A Monday in April

I have always wanted to run the Boston Marathon. Ever since I first crossed the threshold from awkward pain to wonder at what my body could do. Lacing up, putting on my tattered visor, adjusting the bra and heading out to a familiar route was a part of my routine during some very difficult times. The marathon was an obvious metaphor representing life’s hills and stretches of flat road when you just cruise for a little while. I admired runners who made the 26.2 mile trek, and secretly coveted their marathon gear with envy. It represented an achievement of great physical and mental stamina. Something that has eluded me my entire life, having ADD and a host of other issues. I wanted to finish something that was worthwhile, something that I could feel physically, emotionally and spiritually. I came very close when I ran the BAA Half Marathon in 2008 and I wanted more. Of course, I became my own worst enemy and allowed distraction to lead me away from this goal. Every time I saw a BAA marathon jacket, shirt or 26.2 sticker the longing for that goal would appear mixed with regret. I will do this someday, I think to myself. I have to. 

I started a different type of marathon beginning March 5, 2012 when Chris and I found out the baby we were expecting had one of the most severe heart defects a person could have. In order to survive, the baby would need to go through a total of three open heart surgeries, the first one taking place in the first week of life. We went up and down many hills, learning more about the condition and what we could expect from the treatment. Many times I wanted to leave the race and just catch my breath. There have been very few rest stops on this route but we have enjoyed moments of joy that replenish our spirits. 

Isabelle runs her own marathon. Her heart after the first surgery pumped twice as hard as a normal healthy newborn one. She burned calories just by breathing. We couldn’t keep up with her caloric demand and very little intake. We didn’t have any trainers helping us strategize through difficult miles. We just had to do anything to get her to drink more and burn less. Eventually we had to give in and get an NG tube. She began to grow after that and once again we would achieve some stability. At least until she yanked the tube out every few weeks. 

Today Isabelle ate a ridiculous amount of food and drank every bottle we gave to her. A far cry from me, crying and holding her, begging her to please drink an ounce. Blaming myself when she would lose weight. Worrying that she wouldn’t gain enough to make it to the next level. Like any road race, you have to get through the miles in order to finish. You can’t cut through on a short cut unless you are Rosie Ruiz. We had to make it to the next level. Our finish line is her survival.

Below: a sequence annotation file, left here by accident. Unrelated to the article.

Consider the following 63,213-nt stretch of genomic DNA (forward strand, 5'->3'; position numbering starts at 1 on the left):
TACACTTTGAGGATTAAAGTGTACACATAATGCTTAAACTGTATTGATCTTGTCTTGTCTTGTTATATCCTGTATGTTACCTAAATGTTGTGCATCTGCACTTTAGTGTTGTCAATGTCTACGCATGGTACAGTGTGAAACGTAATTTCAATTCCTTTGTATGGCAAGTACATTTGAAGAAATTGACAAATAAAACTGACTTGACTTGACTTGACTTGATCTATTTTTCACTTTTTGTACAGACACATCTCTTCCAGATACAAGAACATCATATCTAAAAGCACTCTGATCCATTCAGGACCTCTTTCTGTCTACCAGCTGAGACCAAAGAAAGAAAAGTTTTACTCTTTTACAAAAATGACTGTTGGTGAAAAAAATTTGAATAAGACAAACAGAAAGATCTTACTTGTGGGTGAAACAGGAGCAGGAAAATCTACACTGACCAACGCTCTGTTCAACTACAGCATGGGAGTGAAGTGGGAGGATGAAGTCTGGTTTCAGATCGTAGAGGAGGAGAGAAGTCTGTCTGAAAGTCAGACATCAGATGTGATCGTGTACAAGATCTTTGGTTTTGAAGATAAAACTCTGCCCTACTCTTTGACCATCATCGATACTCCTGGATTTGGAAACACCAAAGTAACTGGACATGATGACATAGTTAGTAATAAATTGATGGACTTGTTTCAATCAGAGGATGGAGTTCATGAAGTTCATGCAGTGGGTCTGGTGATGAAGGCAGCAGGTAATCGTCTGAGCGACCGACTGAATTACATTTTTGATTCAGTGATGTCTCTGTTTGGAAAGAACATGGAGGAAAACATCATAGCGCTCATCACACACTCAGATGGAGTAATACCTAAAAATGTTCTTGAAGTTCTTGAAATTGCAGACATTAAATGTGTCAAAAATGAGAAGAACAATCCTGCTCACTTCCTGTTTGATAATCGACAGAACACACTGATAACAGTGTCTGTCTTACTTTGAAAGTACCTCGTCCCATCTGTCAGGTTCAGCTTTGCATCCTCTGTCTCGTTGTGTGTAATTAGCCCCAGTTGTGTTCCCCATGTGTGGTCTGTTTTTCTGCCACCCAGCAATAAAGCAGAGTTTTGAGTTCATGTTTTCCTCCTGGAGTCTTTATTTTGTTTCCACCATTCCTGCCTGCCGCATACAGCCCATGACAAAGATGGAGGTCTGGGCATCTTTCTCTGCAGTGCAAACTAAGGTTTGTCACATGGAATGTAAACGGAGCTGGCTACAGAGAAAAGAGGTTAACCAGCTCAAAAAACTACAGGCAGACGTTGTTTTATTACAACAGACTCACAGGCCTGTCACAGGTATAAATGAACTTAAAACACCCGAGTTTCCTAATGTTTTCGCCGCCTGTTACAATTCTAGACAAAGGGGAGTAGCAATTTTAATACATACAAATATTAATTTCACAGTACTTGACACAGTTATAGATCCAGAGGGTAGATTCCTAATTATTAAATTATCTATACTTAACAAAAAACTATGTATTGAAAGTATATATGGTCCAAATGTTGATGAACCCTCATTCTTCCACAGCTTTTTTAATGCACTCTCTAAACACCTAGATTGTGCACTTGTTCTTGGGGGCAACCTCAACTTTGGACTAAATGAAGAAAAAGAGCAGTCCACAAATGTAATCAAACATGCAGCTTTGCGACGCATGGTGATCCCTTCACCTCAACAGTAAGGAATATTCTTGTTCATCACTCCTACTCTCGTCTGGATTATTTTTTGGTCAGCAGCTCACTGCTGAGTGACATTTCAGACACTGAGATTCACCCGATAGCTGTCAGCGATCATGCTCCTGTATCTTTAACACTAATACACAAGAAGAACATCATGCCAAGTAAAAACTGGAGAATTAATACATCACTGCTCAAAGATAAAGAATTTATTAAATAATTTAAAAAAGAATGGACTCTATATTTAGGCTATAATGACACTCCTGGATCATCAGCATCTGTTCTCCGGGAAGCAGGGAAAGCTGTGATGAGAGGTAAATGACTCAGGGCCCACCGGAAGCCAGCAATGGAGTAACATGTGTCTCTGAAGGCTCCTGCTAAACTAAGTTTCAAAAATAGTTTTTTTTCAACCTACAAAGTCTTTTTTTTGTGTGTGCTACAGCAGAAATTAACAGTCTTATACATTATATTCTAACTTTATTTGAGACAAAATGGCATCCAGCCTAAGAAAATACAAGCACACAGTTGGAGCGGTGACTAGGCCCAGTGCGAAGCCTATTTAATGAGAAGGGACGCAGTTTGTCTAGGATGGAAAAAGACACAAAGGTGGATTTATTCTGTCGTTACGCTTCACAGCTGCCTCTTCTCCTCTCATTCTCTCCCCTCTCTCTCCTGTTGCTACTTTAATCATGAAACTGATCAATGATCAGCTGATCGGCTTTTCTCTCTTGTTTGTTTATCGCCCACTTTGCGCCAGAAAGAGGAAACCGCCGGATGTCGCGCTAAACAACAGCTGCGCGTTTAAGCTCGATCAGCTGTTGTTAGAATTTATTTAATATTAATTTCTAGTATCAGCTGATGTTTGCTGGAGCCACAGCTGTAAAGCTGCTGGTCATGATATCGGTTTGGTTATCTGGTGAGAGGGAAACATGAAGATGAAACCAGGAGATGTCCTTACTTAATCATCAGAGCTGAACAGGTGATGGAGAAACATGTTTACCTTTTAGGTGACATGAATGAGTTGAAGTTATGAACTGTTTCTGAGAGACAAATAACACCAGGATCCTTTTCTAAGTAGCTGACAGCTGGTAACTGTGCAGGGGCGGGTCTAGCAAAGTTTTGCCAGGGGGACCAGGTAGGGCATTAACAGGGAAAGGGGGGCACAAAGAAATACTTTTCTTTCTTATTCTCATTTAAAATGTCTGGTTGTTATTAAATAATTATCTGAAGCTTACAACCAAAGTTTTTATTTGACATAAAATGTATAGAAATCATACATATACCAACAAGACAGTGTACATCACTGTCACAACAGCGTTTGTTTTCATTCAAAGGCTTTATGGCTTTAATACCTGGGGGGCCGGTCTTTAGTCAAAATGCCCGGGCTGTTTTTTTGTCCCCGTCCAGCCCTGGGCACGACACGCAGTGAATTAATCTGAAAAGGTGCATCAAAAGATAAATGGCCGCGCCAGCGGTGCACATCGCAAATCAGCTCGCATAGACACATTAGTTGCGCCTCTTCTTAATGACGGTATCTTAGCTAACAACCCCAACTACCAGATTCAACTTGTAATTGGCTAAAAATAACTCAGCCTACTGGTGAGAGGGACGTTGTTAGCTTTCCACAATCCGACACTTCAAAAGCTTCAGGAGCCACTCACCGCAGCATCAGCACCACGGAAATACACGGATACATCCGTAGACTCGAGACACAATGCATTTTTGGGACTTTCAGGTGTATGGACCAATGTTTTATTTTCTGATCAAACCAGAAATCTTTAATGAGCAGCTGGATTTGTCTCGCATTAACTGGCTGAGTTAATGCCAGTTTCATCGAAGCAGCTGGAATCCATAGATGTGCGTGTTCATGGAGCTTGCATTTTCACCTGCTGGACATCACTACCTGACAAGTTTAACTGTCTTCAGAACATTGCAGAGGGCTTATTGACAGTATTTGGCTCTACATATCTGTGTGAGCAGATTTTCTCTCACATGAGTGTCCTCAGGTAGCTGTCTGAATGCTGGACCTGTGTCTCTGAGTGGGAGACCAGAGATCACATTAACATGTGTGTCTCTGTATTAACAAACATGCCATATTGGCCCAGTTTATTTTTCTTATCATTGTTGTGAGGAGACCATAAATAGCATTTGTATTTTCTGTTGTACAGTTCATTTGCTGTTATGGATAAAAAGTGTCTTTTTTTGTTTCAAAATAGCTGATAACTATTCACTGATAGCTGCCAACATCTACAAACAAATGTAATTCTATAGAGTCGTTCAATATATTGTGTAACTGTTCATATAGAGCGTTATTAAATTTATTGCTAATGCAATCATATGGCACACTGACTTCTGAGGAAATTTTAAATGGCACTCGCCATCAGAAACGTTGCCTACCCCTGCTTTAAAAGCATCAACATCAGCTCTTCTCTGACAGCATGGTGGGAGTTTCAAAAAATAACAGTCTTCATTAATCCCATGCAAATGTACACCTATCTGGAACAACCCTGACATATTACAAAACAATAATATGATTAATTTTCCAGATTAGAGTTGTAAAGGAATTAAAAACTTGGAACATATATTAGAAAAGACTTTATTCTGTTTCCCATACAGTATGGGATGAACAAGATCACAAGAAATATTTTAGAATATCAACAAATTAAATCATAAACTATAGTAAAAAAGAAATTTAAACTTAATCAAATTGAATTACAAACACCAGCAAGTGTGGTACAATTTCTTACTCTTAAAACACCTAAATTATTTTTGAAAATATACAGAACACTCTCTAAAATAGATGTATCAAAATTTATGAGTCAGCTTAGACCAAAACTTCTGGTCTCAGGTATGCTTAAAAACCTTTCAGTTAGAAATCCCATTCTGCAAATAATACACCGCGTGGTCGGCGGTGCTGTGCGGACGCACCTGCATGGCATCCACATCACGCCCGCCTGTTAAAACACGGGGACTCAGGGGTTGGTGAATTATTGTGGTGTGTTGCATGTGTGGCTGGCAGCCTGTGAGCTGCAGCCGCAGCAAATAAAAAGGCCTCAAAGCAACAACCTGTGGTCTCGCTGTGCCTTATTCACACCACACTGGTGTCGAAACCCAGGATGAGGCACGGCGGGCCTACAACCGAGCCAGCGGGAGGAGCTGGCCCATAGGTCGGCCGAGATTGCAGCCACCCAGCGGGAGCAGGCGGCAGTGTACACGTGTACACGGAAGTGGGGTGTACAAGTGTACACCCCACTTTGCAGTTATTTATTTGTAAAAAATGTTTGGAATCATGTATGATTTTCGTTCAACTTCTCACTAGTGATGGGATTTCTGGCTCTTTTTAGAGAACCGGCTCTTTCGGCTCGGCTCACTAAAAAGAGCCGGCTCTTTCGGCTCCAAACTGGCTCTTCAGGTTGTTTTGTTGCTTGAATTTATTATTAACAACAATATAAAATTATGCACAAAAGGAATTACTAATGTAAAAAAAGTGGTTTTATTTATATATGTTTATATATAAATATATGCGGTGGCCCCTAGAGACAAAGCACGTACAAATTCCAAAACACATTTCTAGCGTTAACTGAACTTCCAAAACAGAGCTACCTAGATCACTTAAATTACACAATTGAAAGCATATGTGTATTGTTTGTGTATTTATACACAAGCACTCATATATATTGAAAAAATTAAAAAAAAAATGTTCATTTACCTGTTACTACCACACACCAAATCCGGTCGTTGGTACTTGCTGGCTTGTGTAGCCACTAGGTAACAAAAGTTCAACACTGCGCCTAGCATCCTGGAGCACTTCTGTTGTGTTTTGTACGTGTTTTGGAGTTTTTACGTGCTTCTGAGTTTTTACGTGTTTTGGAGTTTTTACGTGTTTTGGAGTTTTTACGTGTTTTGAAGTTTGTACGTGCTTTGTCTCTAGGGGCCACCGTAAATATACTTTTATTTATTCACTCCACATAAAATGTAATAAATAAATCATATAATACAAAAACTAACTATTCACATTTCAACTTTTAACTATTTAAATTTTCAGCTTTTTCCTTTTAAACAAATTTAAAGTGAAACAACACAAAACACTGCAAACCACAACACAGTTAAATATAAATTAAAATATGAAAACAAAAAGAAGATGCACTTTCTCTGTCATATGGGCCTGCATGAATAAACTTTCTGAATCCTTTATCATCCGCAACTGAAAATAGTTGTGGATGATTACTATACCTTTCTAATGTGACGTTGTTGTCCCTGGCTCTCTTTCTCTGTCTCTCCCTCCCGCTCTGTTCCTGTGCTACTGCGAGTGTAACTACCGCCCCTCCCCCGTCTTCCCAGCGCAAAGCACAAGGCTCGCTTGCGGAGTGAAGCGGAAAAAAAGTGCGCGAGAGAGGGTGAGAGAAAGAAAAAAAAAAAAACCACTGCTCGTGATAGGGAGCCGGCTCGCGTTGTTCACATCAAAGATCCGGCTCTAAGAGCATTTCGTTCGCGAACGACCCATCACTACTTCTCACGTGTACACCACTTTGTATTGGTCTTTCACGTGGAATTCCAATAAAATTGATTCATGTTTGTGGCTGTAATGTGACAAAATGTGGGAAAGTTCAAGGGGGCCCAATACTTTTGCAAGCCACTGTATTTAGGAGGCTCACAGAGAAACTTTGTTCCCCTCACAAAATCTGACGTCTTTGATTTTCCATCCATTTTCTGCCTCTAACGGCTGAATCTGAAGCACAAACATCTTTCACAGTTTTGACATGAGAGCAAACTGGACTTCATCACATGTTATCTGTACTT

Or maybe she will make her own finish line. Up until recently, I thought running would be out of the question for her. Her heart wouldn’t be able to handle the stress of supporting circulation under that kind of stress. On March 17, 2013, a 21 year old young lady with hypo plastic left heart syndrome ran a 15K. Ran it. Trained for it and successfully ran it. I can’t express the joy I felt as I watched a video of her crossing the finish line with her father. I could share something I enjoyed with all of my children. Someday, Isabelle may join me over a finish line. After being told that these children limit themselves and don’t have the stamina like heart healthy children, that video brought me to my knees in less than 15 seconds. 

I look forward to the day when I get to arrive in Hopkinton on a Monday morning in April. That would be an incredible, life changing accomplishment. Running across a finish line with my heart warrior with all my girls is another. 

Seeing the bombings that disrupted something I considered so sacred was a complete shock to my being. After hours of being glued to the television and watching the same footage over and over, seeing the same people falling and running, I had to do something. On Wednesday morning I laced up and ran for the first time in a week. I thought of each person, each victim with every breath. I thought about the people I had seen running with fear. The images of a bloodied sidewalk on Boylston. It was an emotional run for me, with another to follow on Friday when my husband and I joined over a hundred runners at the Plymouth waterfront to honor those who ran and those who couldn’t finish. It was a small gesture but I felt like I had done something to honor those I admire so highly and hope to become some Monday in April.


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